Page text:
Of course, the Earth does not remain in debt and, in turn, creates tides on the Moon, which have long since stopped its rotation around its own axis (more precisely, synchronized it with its orbital motion) and made it “look” at us with the same side. Interestingly, due to tidal interaction, the energy of the axial rotation of our planet is gradually transferred to our satellite, “raising” its orbit by the aforementioned 38 mm per year. As a result, the Earth’s day increases by an average of 17 microseconds each year — more precisely, it should increase by 23 μs, but it is additionally “accelerated” by 6 μs due to the gradual gravitational compression of equatorial regions.
Records of the lunar shadow
So far, we have mainly mentioned the full Moon and ignored the new Moon because it is most difficult to observe this phase: during it, the “night luminary” is near the Sun in the sky. But even during this phase, it can be seen from time to time – if it partially or completely covers the solar disk during an eclipse. Such events occur not so rarely (from 2 to 5 times a year), but each of them is visible only in a limited area on Earth.
The Earth’s orbit is not as elongated as the Moon’s orbit (its eccentricity is 0.0167), so the difference between the largest and smallest apparent diameter of the Sun only slightly exceeds 3%. But if we take the average values of the sizes of the solar and lunar disks, the latter turns out to be smaller (also by about 3%), and even during the maximum eclipse, there is a dazzling “solar ring” around it, Such eclipses are called annular. It is easy to understand that they occur more often than total eclipses. Unfortunately, their observations have little scientific value: during them, the sky remains too bright, making it difficult to see the solar corona – the outer atmosphere of the luminary, the study of which provides us with a lot of important information about “space weather” and solar-terrestrial relations.
In fact, during annular eclipses, one cannot speak of the lunar shadow — all observers find themselves inside the lunar half-shadow (penumbra), but for the territory where the “solar ring” is visible, a special Latin term “antumbra” is used. The simple geometric construction makes it possible to understand that its size is the larger, the farther the Moon is from the Earth, that is, the closer it is to its apogee. Since in apogee, the orbital speed of our satellite is the slowest, with the presence of additional “aggravating circumstances” — the Earth’s passage through perihelion (that is, the largest apparent diameter of the Sun) — we get real records of eclipse duration: for example, on January 15, 2010, the maximum duration of the annular phase was 11 minutes 11 seconds. It was observed in the Indian Ocean near the Maldives. An even longer eclipse occurred on January 4, 1992 – 11 minutes 41 seconds (it reached its maximum in the Pacific Ocean). This record will last until the beginning of the fourth millennium – until 3043.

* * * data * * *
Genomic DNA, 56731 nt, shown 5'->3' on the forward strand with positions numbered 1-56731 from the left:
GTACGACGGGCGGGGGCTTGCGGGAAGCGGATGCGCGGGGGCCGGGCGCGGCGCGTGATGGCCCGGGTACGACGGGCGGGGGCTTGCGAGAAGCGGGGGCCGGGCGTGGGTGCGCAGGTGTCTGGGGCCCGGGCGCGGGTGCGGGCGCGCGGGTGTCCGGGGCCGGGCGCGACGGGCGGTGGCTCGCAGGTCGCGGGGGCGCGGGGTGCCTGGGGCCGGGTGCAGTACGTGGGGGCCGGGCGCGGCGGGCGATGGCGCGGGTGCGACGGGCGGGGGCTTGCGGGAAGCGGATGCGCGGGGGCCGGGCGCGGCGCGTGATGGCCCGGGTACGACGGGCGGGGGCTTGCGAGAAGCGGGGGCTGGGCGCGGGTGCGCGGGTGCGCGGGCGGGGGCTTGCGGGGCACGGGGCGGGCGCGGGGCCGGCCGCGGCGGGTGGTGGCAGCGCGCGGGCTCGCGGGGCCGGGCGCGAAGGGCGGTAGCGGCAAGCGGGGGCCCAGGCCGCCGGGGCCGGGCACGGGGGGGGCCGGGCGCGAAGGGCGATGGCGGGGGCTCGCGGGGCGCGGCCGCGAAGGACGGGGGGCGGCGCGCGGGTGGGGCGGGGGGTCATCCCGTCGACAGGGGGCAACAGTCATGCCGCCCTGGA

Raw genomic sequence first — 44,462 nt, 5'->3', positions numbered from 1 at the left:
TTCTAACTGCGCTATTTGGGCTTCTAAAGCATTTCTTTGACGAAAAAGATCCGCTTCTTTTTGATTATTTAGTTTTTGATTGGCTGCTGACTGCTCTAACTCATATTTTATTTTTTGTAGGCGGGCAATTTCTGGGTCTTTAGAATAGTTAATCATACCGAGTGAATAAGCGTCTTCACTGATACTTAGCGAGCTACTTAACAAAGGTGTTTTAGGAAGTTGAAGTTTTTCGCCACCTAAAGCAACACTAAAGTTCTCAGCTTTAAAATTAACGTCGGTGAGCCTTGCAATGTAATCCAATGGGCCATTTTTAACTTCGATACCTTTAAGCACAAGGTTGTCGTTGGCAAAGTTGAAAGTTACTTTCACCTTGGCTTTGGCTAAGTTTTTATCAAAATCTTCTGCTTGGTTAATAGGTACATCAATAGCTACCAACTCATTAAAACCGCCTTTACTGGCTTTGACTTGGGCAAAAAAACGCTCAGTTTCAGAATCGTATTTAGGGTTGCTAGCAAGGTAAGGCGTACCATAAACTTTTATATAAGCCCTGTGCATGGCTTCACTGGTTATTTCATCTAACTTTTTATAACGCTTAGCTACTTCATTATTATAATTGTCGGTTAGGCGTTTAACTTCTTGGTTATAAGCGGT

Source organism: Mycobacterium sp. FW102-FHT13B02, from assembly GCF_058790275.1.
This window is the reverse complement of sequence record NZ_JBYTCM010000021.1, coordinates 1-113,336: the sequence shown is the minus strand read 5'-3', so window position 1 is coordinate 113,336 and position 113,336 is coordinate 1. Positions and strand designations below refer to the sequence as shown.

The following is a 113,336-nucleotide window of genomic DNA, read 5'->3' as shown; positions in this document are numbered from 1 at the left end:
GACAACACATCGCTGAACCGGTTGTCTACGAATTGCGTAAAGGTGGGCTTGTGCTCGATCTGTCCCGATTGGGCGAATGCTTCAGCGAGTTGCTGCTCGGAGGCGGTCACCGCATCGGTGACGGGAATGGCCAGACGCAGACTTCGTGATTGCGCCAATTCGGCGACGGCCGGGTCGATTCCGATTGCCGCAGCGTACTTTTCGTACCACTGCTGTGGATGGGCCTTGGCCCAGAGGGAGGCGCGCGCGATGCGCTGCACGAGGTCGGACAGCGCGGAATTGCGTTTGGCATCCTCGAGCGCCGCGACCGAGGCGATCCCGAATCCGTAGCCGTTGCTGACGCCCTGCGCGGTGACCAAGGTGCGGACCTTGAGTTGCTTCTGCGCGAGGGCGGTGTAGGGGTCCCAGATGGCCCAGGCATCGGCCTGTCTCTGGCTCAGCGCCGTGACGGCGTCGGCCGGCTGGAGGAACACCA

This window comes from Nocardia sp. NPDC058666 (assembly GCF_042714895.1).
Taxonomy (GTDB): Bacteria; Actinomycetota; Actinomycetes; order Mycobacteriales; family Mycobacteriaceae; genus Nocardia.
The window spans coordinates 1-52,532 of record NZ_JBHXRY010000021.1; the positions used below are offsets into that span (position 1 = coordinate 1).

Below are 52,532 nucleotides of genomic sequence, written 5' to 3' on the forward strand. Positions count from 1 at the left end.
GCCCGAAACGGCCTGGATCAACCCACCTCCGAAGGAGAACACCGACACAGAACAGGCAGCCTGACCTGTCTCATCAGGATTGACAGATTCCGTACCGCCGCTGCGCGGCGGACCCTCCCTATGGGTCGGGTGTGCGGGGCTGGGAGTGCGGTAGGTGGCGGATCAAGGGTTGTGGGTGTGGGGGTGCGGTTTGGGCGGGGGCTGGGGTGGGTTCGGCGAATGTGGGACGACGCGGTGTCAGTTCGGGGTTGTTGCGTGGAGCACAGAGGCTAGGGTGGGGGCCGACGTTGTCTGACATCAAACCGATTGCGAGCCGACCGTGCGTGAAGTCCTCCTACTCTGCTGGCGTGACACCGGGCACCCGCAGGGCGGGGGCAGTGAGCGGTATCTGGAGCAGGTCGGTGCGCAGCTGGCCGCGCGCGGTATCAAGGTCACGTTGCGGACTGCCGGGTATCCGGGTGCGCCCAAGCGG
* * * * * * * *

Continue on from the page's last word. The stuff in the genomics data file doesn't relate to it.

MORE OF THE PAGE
What about total eclipses? Clearly, during them, the Moon must be as close as possible to the perigee of its orbit. However, at this point, its speed of movement is the highest, and the lunar shadow “passes” over the observer more quickly. But with a decrease in the distance to our satellite, the diameter of the “spot” of its shadow (and, accordingly, the width of the total phase strip) increases more noticeably than its speed. If the observer is fortunate enough to be near the equator, he can observe the eclipse even longer because the Moon’s own speed, determined by the Earth’s rotation around its axis, significantly prolongs its stay in the shadow zone. Therefore, the necessary conditions for a long duration of a total eclipse can be formulated as follows: it should occur at the end of June or the first half of July (when the Earth is farthest from the Sun and the diameter of the solar disk is smallest), the Moon should pass through the perigee of its orbit, and the strip of the total phase should be located not far from the Earth’s equator.
During the 21st century, there will be no such rare coincidence of circumstances even once. The “closest to ideal” eclipse turned out to be the one on July 22, 2009, with the total phase duration of 6 minutes 39 seconds. The record of the last century was noticeably longer (June 20, 1955, 7 minutes 8 seconds). And on July 16, 2186, over South America and the Central Atlantic, the solar corona will shine for 7 minutes 29 seconds. This is the longest duration of a total eclipse in the time interval from 4000 BC to 6000 AD.
The last total solar eclipse observed on the territory of present-day Ukraine was on February 15, 1961, and the next one will not happen until April 20, 2061, and it will be visible low above the horizon only in the southeastern part of the Luhansk region. As for annular eclipses, the situation is slightly better: the closest one will occur in Crimea and in the south of the Donetsk region on the morning of June 1, 2030. There, the Moon will cover 94% of the diameter of the solar disk. Residents of Kyiv will see the maximum partial phase of 82%, while those in Dnipro and Odesa will see 89%.
Lastly, it’s worth mentioning lunar eclipses. Although they occur less frequently than solar eclipses, they are observed from a whole hemisphere of the Earth where our natural satellite is above the horizon. It is easy to understand that their duration will be the longest during Earth’s aphelion (in June-July when the diameter of the Earth’s shadow cone and its length reach a maximum) and lunar apogee (when the orbital speed of our satellite is the slowest). The record eclipse of the 21st century happened two years ago on July 27, 2018 when the Moon was completely immersed in the shadow of our planet for 103 minutes (1 hour 43 minutes). For the eclipse on June 9, 2123, calculations predict a total phase duration of 106 minutes. As time goes on, this record will only continue to grow.